The famous Alsatian Choucroute (Sauerkraut) was finally recognized on July 3rd, 2018 as a Protected Geographical Indication (PGI) at the European level. It provides an opportunity to revisit the term “protected geographical indication” and the challenges it represents on the local and international level.
After obtaining its national protected geographical indication status in 2012, this summer, on July 3rd, 2018 (Commission Implementing Regulation (EU) 2018/938) the Alsatian sauerkraut obtained its European protection thanks to a local Association (Assocation pour la Valorisation de la Choucroute d’Alsace) which filed an application and fought for almost 20 years to obtain the designation.
Now 48 cabbage producers and 11 sauerkraut producers will comply with specifications in order to obtain a geographical indication starting from January 2019.
Alsatian sauerkraut should not be confused with the dish named “sauerkraut” as the national and European PGI only concern cabbage that is used as a basis of the dish.
The geographical indication was originally a part of national trade but with export expansion it has also became component part of international trade, and as such, it has an economic value and advantages.
The PGI does not constitute a property right. It intrinsically available to any person to use as long as they comply with applicable specifications.
The article 22 (1) of the TRIPS Agreement outlines two main purposes of Geographical Indication (GI): to identify a region or a geographic area and therefore the geographical origin of a product and to indicate the quality, reputation or other characteristics of a product.
At the European level, the Regulation (EU) No 1151/2012 of the European Parliament and the Council of November 21, 2012 on quality schemes for agricultural products and foodstuffs defined and established the protection of Geographical Indication.
Geographical Indication is a “name that identifies a product originating in a specific place, region or country whose given quality, reputation or other characteristic is essentially attributable to its geographical origin, and at least one of the production steps of which take place in the defined geographical area.”
Alsatian Sauerkraut has been produces in Alsace since the 15th century in two regions – Bas-Rhin and Haut-Rhin, where cabbage grows successfully due to the soil composition and the climate.
Sauerkraut is linked to a specific expertise and manufacturing process that must be respected. Cabbage is placed in fermenting tanks where natural fermentation takes place due to lactic bacteria present in cabbage and in the environment.
Cabbage must be cut in thin slices and tossed with salt.
The manufacturing process and required expertise are set out in the applicable specifications.
Even though in consumer’s mind the PGI is often associated with quality guarantee, in reality this is not the case.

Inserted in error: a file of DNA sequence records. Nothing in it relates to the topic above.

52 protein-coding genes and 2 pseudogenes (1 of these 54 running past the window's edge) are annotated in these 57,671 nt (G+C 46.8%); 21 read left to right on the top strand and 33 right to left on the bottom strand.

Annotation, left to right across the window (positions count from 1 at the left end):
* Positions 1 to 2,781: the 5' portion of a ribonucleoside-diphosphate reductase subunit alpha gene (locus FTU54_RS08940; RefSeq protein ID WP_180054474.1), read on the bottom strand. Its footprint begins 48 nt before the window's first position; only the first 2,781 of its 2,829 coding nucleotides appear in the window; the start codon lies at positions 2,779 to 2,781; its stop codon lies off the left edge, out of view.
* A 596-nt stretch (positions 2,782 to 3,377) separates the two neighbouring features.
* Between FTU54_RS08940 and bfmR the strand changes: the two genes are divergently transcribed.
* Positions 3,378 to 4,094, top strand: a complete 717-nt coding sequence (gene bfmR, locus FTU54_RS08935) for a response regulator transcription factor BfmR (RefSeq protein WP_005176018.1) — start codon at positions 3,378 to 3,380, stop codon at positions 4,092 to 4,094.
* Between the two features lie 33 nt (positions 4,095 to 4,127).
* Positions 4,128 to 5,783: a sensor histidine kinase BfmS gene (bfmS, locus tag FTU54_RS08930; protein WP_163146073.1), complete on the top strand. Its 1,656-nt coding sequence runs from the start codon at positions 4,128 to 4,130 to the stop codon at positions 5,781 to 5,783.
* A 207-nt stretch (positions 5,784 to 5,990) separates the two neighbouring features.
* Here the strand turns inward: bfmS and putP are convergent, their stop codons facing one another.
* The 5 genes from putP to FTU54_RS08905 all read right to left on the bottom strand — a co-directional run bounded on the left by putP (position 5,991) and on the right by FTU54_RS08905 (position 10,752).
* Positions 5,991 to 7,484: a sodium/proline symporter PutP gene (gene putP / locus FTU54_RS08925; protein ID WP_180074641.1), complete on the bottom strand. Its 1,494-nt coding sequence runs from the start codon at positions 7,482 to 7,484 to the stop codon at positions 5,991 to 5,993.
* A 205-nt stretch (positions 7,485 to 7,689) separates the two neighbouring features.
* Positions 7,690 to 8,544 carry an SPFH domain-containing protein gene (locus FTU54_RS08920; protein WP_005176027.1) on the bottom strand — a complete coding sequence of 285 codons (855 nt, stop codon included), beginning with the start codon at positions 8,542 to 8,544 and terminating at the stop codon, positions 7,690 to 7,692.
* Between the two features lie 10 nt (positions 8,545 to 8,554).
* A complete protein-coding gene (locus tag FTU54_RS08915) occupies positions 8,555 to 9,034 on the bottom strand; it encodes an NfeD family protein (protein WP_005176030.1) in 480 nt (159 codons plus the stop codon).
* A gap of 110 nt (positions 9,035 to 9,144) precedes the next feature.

The PGI only aims to guarantee the origin of a product and the authenticity of manufacturing process.
The Court of Justice of the European Union defined the essential functions of geographical indication. It aims to protect manufacturers and production areas as well as consumers guaranteeing product authenticity in terms of geographic origin and manufacturing process (typicality – only for wine). These functions that were initially based on case law were enshrined in European regulations.
Three Regulations lay down the rules applicable to PGI: Regulation (EC) No 110/2008 of the Parliament and the Council of January, 15, 2008 on spirit drinks, Regulation (EU) No 1151/2012 of the Parliament and the Council of November, 21, 2012 on quality schemes for agricultural products and foodstuffs and Regulation (EU) No 1308/2013 of the Parliament and the Council of December, 17, 2013 regarding wine products.
Article 13 of the EU Regulation 1151/2012 grants protection to registered names against any commercial use in respect of products that are not covered by registration or in case where such use exploits the reputation of the protected name. It also protects against any misuse, imitation or evocation even in case when the true origin of the products is indicated and against any practice liable to mislead the consumer and any other false indication relating to the provenance, origin, nature or essential qualities of the product.
The protection conferred by a PGI is based on the rules relating to deception, fight against fraud, unfair competition and parasitism and makes it possible to protect cabbage grown in Alsace, for example, from cabbage grown and processed in other regions and countries using non-traditional methods.
Recognition of a PGI therefore represents a considerable economic advantage for local and international manufacturers. It also provides consumer protection by guaranteeing product authenticity.